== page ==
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New Report Attempts to Bring Transparency to For-Profit Colleges

Posted by Kay Steiger-April 20th, 2011

Youth Today, a trade publication for youth service professionals, released an intensive report on for-profit colleges that attempts to do something that for-profit colleges sometimes don’t always do a great job of themselves: Offering a transparent profile of each school’s default rate, tuition, and stockholder information in one place.

The creators of Youth Today’s report [sub. req.] sifted through Department of Education data, as well as Securities and Exchange Commission filings for publicly traded schools, and requested information directly from the schools themselves. The authors even provide a repayment table to better help incoming students understand how much a loan will ultimately end up costing them.

The report is a step in the direction of making  higher education—and for-profit education particularly—more transparent and accountable for their student outcomes – a trend the education industry has often resisted.

Part of the problem is that for-profit schools tend to be some of the worst offenders when it comes to transparency. Simply pressuring schools to be more upfront about crude but crucial statistics like graduate employment rates and student loan default rates is one way students could make better decisions about which school to attend.

Of course, measures like default rates, graduation rates, and employment rates aren’t perfect. “There are numerous ways to game that system,” says American Enterprise Institute research fellow Andrew Kelly, citing some recent reports in the Chronicle of Higher Educationthat document consulting firms that aim to keep schools from having high default rates by setting students up with forbearance or other loan deferral methods. “No matter where you put that goal post, they’ll find ways” to manipulate the data, Kelly says at an event Youth Today held on Wednesday. Only three attendees came to learn about the report.

The Department of Education has proposed a rule known as gainful employment that would pull federal aid funding from schools that have too-high default rates. Secretary of Education Arne Duncan recently promised a finalized rule in the coming months.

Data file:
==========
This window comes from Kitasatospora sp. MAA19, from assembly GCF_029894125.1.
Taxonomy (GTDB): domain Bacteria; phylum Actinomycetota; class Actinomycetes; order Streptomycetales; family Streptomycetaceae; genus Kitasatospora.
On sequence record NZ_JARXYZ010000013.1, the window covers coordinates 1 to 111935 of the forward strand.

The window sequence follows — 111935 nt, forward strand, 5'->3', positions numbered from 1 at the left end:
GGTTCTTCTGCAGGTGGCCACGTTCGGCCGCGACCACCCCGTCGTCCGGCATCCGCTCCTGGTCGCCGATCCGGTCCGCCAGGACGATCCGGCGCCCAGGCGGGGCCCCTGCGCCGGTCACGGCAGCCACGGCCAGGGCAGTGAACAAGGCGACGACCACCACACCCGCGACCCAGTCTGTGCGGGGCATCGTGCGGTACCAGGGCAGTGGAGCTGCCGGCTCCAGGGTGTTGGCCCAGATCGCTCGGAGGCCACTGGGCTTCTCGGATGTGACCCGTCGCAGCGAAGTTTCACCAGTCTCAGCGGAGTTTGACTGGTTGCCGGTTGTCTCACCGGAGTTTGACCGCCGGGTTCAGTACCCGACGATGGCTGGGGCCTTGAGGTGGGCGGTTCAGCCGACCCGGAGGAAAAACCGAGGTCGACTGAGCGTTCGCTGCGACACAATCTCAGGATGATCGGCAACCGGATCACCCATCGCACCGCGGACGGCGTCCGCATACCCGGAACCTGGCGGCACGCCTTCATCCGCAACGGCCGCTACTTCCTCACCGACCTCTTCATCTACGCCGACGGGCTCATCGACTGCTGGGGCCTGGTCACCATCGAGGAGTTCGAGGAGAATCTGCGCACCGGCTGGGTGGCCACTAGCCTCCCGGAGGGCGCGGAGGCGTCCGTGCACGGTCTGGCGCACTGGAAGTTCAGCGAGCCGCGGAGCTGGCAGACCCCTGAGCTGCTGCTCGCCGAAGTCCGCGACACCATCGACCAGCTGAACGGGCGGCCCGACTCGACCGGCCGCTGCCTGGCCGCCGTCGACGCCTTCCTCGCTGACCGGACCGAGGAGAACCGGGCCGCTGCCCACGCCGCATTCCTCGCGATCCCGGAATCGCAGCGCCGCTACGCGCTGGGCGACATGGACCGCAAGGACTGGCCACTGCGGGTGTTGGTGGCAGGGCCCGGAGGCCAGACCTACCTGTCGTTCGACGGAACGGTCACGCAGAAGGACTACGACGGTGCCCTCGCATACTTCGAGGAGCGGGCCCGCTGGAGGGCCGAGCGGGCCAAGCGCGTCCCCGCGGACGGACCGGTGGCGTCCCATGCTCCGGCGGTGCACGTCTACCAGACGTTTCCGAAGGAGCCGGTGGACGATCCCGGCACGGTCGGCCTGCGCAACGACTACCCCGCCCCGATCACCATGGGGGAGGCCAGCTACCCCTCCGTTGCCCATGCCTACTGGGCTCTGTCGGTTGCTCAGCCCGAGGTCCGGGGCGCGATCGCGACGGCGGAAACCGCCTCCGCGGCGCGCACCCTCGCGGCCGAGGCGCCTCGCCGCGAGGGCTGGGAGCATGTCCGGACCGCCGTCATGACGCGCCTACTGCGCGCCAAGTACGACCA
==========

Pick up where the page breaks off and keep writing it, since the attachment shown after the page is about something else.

“There are students who will default through no fault of the colleges, but [high default rates are] an indicator that something is wrong,” says Julie Morgan, a policy analyst with the Center for American Progress, the parent organization of Campus Progress.

Youth Today’s report, while a serious attempt to offer a comprehensive perspective on for-profit schools, is still lacking. The text-heavy pages and color-coded banners are best suited to industry insiders rather than students attempting to make decisions about where to invest in higher education. Youth Today also wants to charge $6 a copy for the report, but even such a nominal barrier could keep such important information from students who are considering these schools. Morgan suggests that such information should be available on for-profit schools’ websites and on forms they need to sign.

And while Youth Today’s report does a good job of comparing for-profit schools to each other, most often students are comparing a number of options, both for-profit and non-profit, when making decisions about where to attend higher education.

Still, such a report is yet another reminder that, while the battle over what to do with for-profit schools has largely been fought over regulations, it is also about providing clear and accessible information for the students so they can make the best decisions.

Kay Steiger is the editor of CampusProgress.org.

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Filed under 9.5 percent, 9.5 percent SAP, federal direct loans, FFELP, for-profit colleges, for-profit schools, PLUS, Stafford, student loan lenders, student loan program, student loan scandal, student loans, Uncategorized